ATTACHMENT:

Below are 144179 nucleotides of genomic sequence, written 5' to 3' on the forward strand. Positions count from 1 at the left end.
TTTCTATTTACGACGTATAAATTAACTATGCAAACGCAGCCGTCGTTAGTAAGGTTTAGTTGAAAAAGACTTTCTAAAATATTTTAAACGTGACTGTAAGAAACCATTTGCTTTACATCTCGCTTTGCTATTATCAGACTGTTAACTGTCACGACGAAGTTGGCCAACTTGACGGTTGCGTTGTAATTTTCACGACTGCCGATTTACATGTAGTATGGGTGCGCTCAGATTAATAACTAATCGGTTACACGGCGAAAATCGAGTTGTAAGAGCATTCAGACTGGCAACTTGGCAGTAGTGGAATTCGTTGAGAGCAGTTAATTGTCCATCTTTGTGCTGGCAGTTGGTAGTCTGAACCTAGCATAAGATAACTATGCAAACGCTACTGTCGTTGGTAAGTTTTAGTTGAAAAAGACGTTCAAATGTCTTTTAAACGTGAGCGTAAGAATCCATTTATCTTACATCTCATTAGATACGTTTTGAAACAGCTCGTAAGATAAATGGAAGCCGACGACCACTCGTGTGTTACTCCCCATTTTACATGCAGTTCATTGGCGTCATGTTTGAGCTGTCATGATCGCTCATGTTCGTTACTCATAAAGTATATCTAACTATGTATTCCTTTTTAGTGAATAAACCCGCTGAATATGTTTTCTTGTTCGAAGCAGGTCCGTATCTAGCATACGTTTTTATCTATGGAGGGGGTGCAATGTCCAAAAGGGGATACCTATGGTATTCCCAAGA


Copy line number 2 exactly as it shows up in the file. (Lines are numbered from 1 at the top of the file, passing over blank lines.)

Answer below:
TTTCTATTTACGACGTATAAATTAACTATGCAAACGCAGCCGTCGTTAGTAAGGTTTAGTTGAAAAAGACTTTCTAAAATATTTTAAACGTGACTGTAAGAAACCATTTGCTTTACATCTCGCTTTGCTATTATCAGACTGTTAACTGTCACGACGAAGTTGGCCAACTTGACGGTTGCGTTGTAATTTTCACGACTGCCGATTTACATGTAGTATGGGTGCGCTCAGATTAATAACTAATCGGTTACACGGCGAAAATCGAGTTGTAAGAGCATTCAGACTGGCAACTTGGCAGTAGTGGAATTCGTTGAGAGCAGTTAATTGTCCATCTTTGTGCTGGCAGTTGGTAGTCTGAACCTAGCATAAGATAACTATGCAAACGCTACTGTCGTTGGTAAGTTTTAGTTGAAAAAGACGTTCAAATGTCTTTTAAACGTGAGCGTAAGAATCCATTTATCTTACATCTCATTAGATACGTTTTGAAACAGCTCGTAAGATAAATGGAAGCCGACGACCACTCGTGTGTTACTCCCCATTTTACATGCAGTTCATTGGCGTCATGTTTGAGCTGTCATGATCGCTCATGTTCGTTACTCATAAAGTATATCTAACTATGTATTCCTTTTTAGTGAATAAACCCGCTGAATATGTTTTCTTGTTCGAAGCAGGTCCGTATCTAGCATACGTTTTTATCTATGGAGGGGGTGCAATGTCCAAAAGGGGATACCTATGGTATTCCCAAGA